Sydney commuters have faced lengthy delays on Tuesday morning after a large factory in the city’s southwest was“destroyed” by a massive blaze.
Fire crews were called to the fire on Canterbury Rd, Canterbury about 2.30am, with about 70 firefighters, 25 trucks and additional aerial appliances deployed to tackle the inferno.
It took fire crews about three hours of “intense attack” to bring the blaze under control. It remained smouldering at 10am.
“Fire crews attempted to enter the building but were quickly forced to retreat due to the dangerous conditions,” Fire and Rescue NSW (FRNSW) said in a statement.
“FRNSW mobilised three ladder trucks which were able to reach above each of the affected buildings and limit the potential spread of the fire.”
The roof of the factory is believed to have contained asbestos, which fire crews are continuing to douse with water in order to suppress any particles disturbed by the incident.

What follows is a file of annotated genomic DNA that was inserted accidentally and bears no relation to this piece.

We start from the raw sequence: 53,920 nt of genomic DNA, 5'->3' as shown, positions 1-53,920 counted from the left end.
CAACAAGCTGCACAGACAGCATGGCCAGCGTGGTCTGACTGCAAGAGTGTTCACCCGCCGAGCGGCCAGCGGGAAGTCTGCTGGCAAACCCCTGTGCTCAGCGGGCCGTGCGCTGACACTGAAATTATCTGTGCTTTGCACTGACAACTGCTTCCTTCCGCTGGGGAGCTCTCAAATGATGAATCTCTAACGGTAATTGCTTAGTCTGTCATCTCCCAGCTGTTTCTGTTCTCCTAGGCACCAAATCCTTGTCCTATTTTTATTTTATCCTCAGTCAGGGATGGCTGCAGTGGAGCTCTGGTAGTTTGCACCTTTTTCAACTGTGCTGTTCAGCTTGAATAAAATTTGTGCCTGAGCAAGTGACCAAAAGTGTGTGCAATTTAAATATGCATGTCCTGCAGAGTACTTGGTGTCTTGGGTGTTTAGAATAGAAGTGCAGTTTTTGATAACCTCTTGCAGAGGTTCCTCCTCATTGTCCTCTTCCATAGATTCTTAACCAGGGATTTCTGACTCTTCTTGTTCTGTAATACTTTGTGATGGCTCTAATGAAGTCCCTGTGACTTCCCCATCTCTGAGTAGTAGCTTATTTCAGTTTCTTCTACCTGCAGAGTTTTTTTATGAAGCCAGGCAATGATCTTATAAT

Motorists have been urged to “exercise caution” and “prepare to merge” while traffic is affected in both directions on Canterbury Rd near Wonga St.
More than three hazmat trucks remain on the site where the building has been destroyed.
FRNSW confirmed that there had been minimal damage to a hire company adjacent to the factory, which produces white goods, but an adjoining petrol station had not sustained any damage.
“It was pretty well contained,” a spokesperson said.
The petrol station owner was reportedly the first to alert emergency services to the blaze.
“It was full of smoke … all of a sudden there was fire coming from the rooftop,” the man, who wanted to remain anonymous, told 7 News.
“It was scary.”
More than 100,000 litres of petrol were being stored at the site, while two neighbouring homes were also threatened by the blaze.
FRNSW confirmed that there were no reported injuries and the cause and origin of the fire was yet to be determined.
The City of Canterbury Bankstown Council, the NSW Environment Protection Agency and NSW Public Works are assisting FRNSW to contain the risks posed by the fire and asbestos.